Response: There have been so many significant changes that have impacted how we do business that it’s difficult to single one out. The advances made in our fire apparatus have been remarkable. Just park your antique fire engine next to one of your new engines and compare—the design, the pump, hydraulic ladder lifts, emergency lighting, booster tank size, heating and air conditioning, and the list goes on. The most important advance had to be going from open to enclosed cabs for firefighter safety to and from an incident and putting personnel all inside the cab.
The advances made in our turnout gear and the protection it can provide have made a big difference. We’re providing better protection to our troops, but at times it’s getting us in a little too far. We need to remember to train our firefighters on how well the gear can protect us but at the same time remind them that it can get us in too far and into trouble.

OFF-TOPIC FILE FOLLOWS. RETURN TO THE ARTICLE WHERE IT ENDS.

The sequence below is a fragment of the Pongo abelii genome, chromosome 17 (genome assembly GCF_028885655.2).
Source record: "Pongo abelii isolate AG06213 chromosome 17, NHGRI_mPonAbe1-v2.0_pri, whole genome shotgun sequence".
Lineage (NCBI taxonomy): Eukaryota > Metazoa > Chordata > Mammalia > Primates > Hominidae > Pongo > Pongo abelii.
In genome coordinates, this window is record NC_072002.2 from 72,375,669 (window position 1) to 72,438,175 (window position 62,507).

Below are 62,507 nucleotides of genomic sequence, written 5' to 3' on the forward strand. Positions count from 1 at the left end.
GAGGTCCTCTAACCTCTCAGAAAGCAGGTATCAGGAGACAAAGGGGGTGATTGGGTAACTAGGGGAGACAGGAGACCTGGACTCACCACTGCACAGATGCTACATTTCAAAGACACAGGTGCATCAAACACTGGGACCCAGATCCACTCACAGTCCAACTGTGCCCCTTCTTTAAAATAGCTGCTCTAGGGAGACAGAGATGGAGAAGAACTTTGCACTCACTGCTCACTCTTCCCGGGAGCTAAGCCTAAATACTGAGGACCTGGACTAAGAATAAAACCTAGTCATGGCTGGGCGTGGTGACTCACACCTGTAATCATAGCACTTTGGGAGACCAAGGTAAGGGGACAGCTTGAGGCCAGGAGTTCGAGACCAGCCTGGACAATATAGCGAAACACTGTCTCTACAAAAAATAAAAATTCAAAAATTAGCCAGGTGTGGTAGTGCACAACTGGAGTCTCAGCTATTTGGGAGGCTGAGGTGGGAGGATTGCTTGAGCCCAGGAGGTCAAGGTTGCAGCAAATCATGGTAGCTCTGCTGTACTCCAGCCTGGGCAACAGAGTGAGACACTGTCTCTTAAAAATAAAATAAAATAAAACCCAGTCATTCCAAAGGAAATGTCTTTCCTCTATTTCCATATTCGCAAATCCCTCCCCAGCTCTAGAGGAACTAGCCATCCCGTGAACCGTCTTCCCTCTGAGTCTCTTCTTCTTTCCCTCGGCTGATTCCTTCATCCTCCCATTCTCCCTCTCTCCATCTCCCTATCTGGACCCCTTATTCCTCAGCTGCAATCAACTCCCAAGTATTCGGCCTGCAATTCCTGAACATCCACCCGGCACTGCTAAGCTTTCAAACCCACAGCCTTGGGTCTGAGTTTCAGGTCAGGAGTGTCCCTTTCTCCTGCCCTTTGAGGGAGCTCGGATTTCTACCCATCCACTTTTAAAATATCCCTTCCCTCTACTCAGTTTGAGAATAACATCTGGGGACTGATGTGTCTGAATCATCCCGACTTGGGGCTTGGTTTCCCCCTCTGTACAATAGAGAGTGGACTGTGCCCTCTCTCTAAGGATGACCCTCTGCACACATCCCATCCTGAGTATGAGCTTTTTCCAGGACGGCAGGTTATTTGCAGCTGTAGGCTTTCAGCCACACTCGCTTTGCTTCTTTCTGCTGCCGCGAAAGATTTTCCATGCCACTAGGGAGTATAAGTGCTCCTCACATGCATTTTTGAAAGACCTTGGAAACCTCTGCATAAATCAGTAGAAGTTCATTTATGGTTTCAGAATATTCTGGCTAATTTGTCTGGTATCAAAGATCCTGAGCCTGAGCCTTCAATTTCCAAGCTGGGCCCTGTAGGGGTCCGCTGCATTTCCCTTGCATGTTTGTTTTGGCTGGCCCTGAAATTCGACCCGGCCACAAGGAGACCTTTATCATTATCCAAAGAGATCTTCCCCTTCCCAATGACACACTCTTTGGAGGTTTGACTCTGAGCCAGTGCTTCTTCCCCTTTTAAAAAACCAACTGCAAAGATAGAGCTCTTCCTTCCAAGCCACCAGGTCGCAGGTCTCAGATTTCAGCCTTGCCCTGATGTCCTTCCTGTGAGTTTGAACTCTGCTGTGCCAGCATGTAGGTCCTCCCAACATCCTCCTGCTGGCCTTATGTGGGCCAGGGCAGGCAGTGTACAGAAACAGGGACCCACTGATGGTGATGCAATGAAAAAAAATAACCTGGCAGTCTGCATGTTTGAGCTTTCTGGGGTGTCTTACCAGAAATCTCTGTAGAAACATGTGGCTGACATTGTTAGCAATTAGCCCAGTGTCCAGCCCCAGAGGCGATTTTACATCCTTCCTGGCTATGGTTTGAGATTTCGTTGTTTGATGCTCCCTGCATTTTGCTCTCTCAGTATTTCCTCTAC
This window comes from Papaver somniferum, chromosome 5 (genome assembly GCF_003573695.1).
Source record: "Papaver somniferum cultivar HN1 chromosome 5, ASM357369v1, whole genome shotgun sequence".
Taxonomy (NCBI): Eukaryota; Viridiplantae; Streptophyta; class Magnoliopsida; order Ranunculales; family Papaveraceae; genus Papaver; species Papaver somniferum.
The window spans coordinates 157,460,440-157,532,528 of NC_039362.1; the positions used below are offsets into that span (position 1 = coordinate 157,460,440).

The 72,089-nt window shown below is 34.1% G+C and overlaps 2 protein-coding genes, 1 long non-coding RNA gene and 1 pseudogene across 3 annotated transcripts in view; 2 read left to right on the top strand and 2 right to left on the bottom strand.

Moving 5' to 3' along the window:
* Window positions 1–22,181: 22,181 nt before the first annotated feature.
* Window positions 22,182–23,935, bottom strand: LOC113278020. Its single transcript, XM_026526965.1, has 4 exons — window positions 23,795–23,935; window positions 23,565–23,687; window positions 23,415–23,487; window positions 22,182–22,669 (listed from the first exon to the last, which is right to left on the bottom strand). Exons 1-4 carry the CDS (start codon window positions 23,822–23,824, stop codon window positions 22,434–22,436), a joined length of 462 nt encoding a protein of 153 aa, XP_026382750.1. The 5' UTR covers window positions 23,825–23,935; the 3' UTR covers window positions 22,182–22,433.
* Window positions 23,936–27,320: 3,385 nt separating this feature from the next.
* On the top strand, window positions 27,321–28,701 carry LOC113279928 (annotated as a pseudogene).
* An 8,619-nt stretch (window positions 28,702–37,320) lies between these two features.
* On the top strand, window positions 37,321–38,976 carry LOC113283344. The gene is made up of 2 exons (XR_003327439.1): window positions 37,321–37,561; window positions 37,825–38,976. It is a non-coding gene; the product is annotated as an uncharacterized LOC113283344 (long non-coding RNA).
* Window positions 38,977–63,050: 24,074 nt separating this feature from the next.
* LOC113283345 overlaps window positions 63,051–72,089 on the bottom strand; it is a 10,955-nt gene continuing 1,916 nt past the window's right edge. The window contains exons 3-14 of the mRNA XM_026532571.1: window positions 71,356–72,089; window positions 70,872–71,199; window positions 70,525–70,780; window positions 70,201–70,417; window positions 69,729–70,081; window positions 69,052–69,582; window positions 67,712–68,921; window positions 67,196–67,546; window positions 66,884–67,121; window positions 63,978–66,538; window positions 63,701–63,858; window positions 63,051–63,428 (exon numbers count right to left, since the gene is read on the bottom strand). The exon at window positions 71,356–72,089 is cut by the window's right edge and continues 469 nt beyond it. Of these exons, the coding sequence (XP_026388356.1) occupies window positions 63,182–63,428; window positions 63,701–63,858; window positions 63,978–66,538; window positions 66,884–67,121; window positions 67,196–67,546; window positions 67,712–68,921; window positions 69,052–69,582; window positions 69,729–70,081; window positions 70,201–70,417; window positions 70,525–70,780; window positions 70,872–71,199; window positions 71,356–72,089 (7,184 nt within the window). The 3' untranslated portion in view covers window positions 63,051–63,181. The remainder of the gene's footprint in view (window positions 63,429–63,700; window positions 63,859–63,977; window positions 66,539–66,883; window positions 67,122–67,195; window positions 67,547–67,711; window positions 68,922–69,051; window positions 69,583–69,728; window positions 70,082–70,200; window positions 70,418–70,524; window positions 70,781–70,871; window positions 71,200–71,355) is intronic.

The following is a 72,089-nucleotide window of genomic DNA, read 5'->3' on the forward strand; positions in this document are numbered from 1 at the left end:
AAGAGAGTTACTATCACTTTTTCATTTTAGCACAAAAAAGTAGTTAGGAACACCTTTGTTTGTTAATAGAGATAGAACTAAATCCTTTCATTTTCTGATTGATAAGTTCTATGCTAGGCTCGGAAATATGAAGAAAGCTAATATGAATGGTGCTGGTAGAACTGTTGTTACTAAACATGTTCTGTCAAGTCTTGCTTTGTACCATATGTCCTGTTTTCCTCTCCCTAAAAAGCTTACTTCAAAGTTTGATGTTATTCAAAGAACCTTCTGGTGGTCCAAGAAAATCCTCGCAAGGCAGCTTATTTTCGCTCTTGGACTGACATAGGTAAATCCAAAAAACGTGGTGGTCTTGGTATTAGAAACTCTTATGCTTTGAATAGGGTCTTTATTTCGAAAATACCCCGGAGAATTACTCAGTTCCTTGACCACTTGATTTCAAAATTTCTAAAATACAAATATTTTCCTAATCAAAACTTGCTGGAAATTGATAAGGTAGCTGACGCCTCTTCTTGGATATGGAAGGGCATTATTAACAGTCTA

Ladder trucks’ going from wood to metal, aerial ladders, and power saws have made that end of truck work easier and safer.
Regarding prevention, smoke detectors and alarm systems are great advances, along with enhanced 911, mapping, and GIS programs.
Our training is better than it has ever been, but we still need to improve it. Thank God, we’re teaching our firefighters safety and survival training. We’re teaching them all how to go home.
Radio communications have come a long way, and our ability to provide our firefighters with a means to communicate with a portable radio is a great thing.
The list can go on and on, but at the top of the list has to be SCBA. When it comes to having improved our battle with fire, the SCBA has changed how we operate. No longer are we asked to go in and see how far we can get in, as was the case years ago. We took a beating in doing so—understanding that we either didn’t have an SCBA or what we had was so cumbersome that we didn’t want to use it. With today’s SCBAs and the ease of their use, we should hopefully see some cancer rates drop. What we’re burning today compared with what they were burning years ago has changed dramatically. Add to that the idea of an integrated PASS device, and you can see why SCBA is at the top of the list.